The game is one of those rare MMOGs where there is no designated "job classes" to choose from. The game still adheres to the RPG class stereotype of the melee, ranged and magic classes but there's no official title for it.
In exchange for this "freedom" from the usual job classes you are given free rein on which stats you want to allocate. The stats system however is crucial in Fantasy Online because most of the weapons you can use have stat requirements.
Stat allocation in Fantasy Online requires a prior knowledge of RPGs if you want your first experiences with the character free from problems caused by bad decisions in stat allocation. The good thing about this is that at later stages if you grow tired of the ranged weapons you can switch to melee or even magic as long as you have invested enough stats on it.
Fantasy Online's skill system is also free from any restriction of a designated job class. However, the skills also follow the stat requirement in place. You have the capacity to provide support or kill monsters with various skills ranging from the strength, agility, stamina or intellect variety as long as you meet the requirement.
With all the game's novelty, the one thing I found irksome with Fantasy Online is that it's one big tedious grindfest. True to form, the game follows the vanilla RPGs of PVEing or questing to get stronger, better and faster. However, with the lack of any semblance of a story, you may eventually think that all this questing and PVEing as downright pointless.
Overall, Fantasy Online is one fun game to play. Even though the game's not as graphically advanced as the rest of the MMORPGs out there, it's has at least rekindled the joys of going through areas of green-uh pixels in a world that's so unprepared for a butt naked hero or heroine.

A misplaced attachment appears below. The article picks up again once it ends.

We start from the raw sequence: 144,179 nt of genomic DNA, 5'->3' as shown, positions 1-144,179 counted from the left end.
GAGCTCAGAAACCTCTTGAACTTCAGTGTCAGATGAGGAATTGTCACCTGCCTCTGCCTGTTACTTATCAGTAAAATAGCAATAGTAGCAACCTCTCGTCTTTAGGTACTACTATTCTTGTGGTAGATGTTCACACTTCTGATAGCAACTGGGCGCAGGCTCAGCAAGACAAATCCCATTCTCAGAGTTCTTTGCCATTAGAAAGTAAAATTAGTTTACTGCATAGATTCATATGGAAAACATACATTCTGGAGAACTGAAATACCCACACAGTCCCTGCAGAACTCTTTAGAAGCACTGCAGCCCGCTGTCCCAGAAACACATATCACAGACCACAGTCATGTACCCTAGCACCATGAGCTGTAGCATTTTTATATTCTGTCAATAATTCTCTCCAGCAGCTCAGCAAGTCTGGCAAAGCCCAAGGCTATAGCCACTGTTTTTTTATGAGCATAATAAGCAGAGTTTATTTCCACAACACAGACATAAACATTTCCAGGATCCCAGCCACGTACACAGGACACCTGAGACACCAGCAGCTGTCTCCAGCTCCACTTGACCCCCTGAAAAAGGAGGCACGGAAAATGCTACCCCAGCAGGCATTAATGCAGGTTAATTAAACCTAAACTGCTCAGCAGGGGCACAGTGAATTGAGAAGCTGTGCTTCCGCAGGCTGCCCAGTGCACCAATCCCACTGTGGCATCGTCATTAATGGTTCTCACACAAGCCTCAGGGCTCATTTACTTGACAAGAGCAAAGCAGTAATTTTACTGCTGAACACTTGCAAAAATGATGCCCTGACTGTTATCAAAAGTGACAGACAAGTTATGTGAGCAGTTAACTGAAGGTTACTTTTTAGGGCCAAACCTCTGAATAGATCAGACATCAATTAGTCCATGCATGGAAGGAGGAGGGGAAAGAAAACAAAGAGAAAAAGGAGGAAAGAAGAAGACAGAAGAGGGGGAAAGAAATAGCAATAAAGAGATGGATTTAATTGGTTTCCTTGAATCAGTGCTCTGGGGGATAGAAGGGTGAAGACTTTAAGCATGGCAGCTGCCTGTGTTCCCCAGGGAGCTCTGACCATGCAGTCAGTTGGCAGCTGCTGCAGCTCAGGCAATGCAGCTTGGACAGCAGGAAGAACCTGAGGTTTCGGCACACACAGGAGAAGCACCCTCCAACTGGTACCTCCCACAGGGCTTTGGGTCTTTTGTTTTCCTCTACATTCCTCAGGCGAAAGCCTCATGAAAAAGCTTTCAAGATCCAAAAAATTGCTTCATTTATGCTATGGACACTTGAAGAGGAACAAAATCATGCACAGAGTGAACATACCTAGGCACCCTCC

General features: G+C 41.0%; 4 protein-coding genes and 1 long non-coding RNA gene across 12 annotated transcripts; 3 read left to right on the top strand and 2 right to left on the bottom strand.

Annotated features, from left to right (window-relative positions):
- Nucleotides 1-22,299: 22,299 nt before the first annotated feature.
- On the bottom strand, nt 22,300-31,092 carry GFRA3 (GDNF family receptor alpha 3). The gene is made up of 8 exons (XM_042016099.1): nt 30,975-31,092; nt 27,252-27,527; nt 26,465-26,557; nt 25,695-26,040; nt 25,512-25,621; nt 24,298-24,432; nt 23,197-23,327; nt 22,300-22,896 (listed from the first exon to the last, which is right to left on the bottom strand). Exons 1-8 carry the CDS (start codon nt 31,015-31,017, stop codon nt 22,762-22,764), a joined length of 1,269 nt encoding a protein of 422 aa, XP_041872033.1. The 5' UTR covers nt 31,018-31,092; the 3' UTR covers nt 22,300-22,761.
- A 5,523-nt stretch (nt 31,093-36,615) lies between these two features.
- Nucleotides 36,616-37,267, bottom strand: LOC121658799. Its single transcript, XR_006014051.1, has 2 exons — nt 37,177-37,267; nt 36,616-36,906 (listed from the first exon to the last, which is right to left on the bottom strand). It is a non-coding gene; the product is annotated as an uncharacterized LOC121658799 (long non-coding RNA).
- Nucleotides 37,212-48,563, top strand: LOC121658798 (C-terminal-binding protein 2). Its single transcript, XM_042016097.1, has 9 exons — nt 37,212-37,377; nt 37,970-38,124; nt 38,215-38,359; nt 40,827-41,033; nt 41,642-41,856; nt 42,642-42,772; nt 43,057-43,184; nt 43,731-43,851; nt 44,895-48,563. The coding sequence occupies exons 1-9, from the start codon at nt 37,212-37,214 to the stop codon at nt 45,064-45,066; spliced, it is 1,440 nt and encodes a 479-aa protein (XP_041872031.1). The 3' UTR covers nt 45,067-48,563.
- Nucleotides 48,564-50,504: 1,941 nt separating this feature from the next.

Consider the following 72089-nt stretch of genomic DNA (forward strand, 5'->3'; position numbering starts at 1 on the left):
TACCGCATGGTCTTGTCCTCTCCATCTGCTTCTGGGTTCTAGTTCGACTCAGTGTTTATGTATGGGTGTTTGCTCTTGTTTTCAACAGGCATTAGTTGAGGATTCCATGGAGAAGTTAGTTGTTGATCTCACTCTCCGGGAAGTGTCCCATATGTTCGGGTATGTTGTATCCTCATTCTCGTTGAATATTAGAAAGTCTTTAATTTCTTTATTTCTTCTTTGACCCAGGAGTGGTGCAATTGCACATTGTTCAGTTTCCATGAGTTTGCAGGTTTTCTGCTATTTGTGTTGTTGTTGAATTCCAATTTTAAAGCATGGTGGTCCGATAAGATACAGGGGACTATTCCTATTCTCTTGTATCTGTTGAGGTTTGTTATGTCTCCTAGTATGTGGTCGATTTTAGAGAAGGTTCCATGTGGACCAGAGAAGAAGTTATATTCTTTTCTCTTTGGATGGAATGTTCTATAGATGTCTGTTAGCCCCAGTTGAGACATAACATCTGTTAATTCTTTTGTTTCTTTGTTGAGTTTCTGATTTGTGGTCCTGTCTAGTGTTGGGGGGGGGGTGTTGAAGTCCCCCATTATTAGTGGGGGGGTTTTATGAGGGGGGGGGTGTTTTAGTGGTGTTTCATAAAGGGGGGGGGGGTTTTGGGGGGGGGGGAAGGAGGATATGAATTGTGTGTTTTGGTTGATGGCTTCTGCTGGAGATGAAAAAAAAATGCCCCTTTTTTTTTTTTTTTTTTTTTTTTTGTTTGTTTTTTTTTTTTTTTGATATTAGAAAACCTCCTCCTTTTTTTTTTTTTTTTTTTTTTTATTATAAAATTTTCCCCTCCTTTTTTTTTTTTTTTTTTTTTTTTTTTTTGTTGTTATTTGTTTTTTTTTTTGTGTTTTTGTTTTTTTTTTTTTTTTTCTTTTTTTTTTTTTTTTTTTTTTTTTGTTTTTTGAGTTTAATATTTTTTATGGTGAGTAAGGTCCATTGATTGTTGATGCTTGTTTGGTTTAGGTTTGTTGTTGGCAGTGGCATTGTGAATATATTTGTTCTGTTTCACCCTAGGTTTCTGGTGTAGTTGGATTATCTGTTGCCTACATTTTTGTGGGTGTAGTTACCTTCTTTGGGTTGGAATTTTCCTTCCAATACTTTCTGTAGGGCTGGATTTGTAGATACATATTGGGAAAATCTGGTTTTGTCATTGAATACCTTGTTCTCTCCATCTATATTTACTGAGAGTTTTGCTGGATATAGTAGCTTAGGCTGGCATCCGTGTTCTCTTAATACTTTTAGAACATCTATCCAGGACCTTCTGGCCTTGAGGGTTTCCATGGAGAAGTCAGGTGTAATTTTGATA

What I liked about the game is that it provides players total freedom on how they want their characters to turn out. With the removal of prescribed classes and the freedom to get skills without any restriction save for the stats, the game provides you with a very customizable character to play on.
The game's sassiness is pretty fun and refreshing to see, but once the novelty wears off it'd become a cheap gimmick to give players the necessary half-second smirk whenever you click on an NPC.
My main issue with Fantasy Online is that it's a very tiresome grindfest of game. While it does complete the atmosphere that this is in fact a game that hails back to my Final Fantasy roots, its tediousness is a stark reminder of why I wasted hours in front of my console. Also, in today's standards, grindfests are more or less shunned upon by the gaming public unless its one great game and Fantasy Online, while being fun fails to reach the "great" status enough to warrant the tedious grind (even if it's not a problem for me personally).
I hope the game improves more, and I know it has potential to be a better game. With it still on OBT I believe the game can become one of the better Facebook connected games out, it just needs more tweaking.